By H. J. Bensted, W. Bulloch, L. Dudgeon, A. G. Gardner, E. D. W. Greig, D. Harvey, W. F. Harvey, T. J. Mackie, R. A. O'Brien, H. M. Perry, H. Scutze, P. Bruce White, W. J. Wilson. London, 1929. His Majesty's Stationery Office. Pp. 1–482
by A. Trevor Willis, M.D., B.S. (Melb.), Ph.D. (Leeds), M.C.Path., M.C.P.A., Reader in Microbiology, Monash University, formerly Lecturer in Bacteriology, University of Leeds. xiv + 234 pages, illustrated, second edition. Butterworth Inc., Washington. 1965. $8.50
In Venezuela malaria has in some areas been responsive, and in others partially refractory, to DDT indoor residual spraying. Eradication has been achieved in the former areas, as for example in the great north-central region (Area I), where indigenous cases have not been found since 1951. The time required for eradication after the beginning of a spraying program depends on the constitution of malaria, that is, the degree of endemicity and epidemicity of the disease peculiar to a given region. In zones of high endemicity and those of high epidemicity, eradication was reached by the fifth year. In zones of low endemicity and low epidemicity, no more cases were observed after three years of spraying.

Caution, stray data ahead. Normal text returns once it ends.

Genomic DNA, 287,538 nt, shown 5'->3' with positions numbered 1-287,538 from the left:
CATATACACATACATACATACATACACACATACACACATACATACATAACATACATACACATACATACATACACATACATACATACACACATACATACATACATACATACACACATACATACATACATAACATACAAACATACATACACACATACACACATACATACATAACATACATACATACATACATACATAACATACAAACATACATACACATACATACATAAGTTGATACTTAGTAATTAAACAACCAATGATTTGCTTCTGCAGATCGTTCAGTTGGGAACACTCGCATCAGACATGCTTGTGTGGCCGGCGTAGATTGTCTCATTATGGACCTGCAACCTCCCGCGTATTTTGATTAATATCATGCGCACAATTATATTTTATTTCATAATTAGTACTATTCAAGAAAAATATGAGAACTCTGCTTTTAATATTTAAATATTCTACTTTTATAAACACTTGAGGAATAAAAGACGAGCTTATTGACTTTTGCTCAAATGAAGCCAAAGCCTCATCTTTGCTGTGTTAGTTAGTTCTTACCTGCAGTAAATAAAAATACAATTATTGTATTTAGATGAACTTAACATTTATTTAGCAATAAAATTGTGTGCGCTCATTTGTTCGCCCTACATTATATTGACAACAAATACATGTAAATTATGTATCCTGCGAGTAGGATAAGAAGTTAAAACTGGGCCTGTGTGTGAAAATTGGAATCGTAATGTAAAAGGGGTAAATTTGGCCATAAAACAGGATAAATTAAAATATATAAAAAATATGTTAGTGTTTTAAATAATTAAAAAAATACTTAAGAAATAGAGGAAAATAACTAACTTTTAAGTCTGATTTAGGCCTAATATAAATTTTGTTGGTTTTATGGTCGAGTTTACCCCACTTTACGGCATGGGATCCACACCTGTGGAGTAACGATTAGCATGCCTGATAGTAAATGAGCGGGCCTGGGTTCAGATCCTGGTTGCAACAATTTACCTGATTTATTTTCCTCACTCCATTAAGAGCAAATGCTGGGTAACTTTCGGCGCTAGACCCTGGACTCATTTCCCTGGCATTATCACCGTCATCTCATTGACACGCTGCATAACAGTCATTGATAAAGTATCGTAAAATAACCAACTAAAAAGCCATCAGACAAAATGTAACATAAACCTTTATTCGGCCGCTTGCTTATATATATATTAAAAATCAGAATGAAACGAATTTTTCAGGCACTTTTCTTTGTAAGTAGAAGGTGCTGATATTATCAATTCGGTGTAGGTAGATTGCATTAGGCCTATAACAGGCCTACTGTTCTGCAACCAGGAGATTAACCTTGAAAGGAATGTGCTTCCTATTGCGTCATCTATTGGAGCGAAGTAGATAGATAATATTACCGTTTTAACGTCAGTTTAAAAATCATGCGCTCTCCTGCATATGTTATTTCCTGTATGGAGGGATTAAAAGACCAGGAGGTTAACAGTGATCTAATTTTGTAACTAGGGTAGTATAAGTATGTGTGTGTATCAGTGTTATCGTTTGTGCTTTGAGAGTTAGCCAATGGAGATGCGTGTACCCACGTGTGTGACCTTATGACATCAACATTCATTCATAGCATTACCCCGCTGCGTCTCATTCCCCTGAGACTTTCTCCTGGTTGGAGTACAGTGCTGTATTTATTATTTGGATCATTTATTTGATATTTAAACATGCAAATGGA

The time needed for eradication depends mainly on the bionomics of the vector. A. darlingi malaria took five years to disappear whereas A. albimanus malaria required only three. Where both species occurred together in low densities, three years proved sufficient to eliminate malaria.
As Venezuela is at the crossroads of the neotropical anophelines, and most of the important vectors are present in the country, the experience presented here may be useful for the projected continental program of malaria eradication.